Awareness Key to End Violence, Harassment In World Of Work

REPRESENTATIVES from government ministries responsible for gender and other stakeholders will on November 12 and 13 meet in Arusha to discuss measures on the first International Labour Organisation (ILO) standards that address violence and harassment in the workplace.

Convention 190 concerning the Elimination of Violence and Harassment in the Workplace was adopted in Geneva on June 21, 2019 and will come into force on June 25, 2021.

Tanzania being a member to ILO has the obligation to comply with international standards with regard to the elimination of violence and harassment in the workplace.

The Employment and Labour Relations Act (Cap 366) in Section 3(g) generally gives effect to the core Conventions of ILO as well as other ratified conventions.

The Employment and Labour Relations Act prohibits discrimination in the workplace (Section 7) and in Subsection 5 it provides that harassment is a form of discrimination and is prohibited by law. So, does violence.

Tanzania is on track to discuss labour standards that address violence and harassment in the workplace.

The Convention provides that “violence and harassment” in the workplace refers to a range of unacceptable behaviour and practices, or threats thereof, whether a single occurrence or repeated, that aim at, result in, or are likely to result in physical, psychological, sexual or economic harm and includes gender-based violence and harassment.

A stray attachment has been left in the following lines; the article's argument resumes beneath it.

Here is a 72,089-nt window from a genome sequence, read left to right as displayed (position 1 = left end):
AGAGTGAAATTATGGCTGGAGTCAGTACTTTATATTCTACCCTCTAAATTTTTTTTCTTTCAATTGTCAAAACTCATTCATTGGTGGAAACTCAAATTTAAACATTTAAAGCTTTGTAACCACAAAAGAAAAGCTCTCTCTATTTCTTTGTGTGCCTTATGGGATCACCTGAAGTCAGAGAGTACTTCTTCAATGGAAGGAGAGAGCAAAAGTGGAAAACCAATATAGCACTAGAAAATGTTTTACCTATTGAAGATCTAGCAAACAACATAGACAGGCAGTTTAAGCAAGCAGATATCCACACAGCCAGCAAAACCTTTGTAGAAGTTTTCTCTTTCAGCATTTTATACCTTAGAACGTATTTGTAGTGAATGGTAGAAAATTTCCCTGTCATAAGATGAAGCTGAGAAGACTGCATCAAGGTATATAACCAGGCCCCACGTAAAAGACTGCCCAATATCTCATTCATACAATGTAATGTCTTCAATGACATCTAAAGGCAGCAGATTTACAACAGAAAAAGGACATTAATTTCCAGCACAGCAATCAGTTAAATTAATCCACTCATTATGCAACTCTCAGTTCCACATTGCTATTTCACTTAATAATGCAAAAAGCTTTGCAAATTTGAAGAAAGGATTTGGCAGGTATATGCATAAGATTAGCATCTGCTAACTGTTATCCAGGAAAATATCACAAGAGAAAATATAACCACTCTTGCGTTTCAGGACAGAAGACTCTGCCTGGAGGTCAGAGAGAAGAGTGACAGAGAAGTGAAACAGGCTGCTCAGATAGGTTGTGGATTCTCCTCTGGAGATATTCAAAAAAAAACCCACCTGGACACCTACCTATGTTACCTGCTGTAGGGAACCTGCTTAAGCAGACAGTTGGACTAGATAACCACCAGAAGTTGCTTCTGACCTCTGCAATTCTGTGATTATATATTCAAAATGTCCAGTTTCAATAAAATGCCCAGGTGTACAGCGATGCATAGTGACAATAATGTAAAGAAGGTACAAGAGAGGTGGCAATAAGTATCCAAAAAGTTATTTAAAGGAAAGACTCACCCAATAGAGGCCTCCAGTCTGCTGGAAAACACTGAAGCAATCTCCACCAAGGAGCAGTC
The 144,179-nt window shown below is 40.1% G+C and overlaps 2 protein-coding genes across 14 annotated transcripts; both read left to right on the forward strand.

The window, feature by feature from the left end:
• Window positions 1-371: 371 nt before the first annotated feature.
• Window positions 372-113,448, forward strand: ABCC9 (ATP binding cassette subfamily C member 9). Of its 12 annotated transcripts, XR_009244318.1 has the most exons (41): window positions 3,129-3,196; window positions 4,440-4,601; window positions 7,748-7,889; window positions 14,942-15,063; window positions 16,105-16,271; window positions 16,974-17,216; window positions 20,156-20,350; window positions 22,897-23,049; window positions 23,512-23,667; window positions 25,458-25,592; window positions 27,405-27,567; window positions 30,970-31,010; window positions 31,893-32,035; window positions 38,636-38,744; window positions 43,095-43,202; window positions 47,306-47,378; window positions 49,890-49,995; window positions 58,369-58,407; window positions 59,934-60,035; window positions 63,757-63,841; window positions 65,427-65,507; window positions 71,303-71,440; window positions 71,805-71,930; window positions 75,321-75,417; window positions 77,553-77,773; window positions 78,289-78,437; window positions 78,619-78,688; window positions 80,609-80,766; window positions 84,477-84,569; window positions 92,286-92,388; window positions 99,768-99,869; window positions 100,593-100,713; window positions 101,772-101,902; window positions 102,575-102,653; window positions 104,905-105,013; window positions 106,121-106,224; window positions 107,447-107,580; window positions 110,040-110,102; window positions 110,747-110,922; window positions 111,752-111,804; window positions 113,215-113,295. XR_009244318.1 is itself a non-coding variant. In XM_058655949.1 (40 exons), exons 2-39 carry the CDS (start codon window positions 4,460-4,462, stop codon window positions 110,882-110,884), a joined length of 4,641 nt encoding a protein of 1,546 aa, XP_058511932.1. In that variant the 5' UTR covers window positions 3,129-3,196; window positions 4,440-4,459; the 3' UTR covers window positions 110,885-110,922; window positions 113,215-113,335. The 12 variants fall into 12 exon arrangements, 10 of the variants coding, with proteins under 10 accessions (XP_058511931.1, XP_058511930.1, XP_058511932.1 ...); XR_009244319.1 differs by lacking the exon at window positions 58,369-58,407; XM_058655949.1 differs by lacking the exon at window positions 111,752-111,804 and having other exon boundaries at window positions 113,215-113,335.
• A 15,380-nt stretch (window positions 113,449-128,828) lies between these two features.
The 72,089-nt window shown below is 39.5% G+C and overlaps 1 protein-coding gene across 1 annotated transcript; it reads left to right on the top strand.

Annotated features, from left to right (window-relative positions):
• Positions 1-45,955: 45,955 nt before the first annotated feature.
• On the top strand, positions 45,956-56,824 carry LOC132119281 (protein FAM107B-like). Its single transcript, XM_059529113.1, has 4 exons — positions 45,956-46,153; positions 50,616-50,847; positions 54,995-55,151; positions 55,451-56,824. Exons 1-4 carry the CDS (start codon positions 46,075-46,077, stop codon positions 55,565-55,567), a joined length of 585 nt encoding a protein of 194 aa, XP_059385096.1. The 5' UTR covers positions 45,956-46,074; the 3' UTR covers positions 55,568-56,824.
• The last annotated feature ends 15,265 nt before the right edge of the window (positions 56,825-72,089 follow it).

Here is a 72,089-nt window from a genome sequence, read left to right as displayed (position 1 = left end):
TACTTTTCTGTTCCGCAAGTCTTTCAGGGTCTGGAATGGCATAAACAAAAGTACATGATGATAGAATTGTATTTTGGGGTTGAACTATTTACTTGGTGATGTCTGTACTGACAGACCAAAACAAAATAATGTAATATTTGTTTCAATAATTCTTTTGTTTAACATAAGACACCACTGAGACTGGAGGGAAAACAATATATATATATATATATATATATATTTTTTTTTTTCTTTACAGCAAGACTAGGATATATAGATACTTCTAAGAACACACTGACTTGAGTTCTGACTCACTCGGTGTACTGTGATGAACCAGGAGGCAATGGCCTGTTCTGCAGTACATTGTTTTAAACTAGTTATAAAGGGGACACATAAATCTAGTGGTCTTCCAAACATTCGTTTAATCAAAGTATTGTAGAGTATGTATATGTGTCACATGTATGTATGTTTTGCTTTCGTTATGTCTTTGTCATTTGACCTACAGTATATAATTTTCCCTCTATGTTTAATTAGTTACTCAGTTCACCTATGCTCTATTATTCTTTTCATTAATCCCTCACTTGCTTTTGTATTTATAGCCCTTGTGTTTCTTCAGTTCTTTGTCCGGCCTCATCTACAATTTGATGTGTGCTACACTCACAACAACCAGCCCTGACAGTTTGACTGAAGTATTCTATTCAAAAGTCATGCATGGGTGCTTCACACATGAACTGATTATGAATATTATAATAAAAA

It also provides that the term “gender-based violence and harassment” means violence and harassment directed towards persons because of their sex or gender, or affecting persons of a particular sex or gender disproportionately, and includes sexual harassment.

According to Permanent Secretary in the Prime Minister’s Office Dorothy Mwaluko, the discussion will not only hinge on violence and harassment in the workplace, but also on other issues such as schools, colleges, market places and transportation. Even in Tanzania there have been complaints of violence and harassment in the workplace.

Various government leaders and other stakeholders have shown their stand on this and have called on the victims to raise their voices so that the culprits may be held responsible. The government has also set up gender desks at police stations to cater for children and women who experience discrimination and gender-based violence. This is a good thing that has to be maintained.

We think that participants in the Arusha meeting, organised by the government in collaboration with ILO Tanzania Office, will come up with recommendations on areas that need to be reflected on to end violence and harassment in the workplace. It is through this that all employees will enjoy equal rights and each employee will be paid equally if he or she performs similar duties and has similar qualifications. So, there is a need to work hard to end violence and discrimination not only in the workplace, but also in other areas of social life.

Source: Daily News

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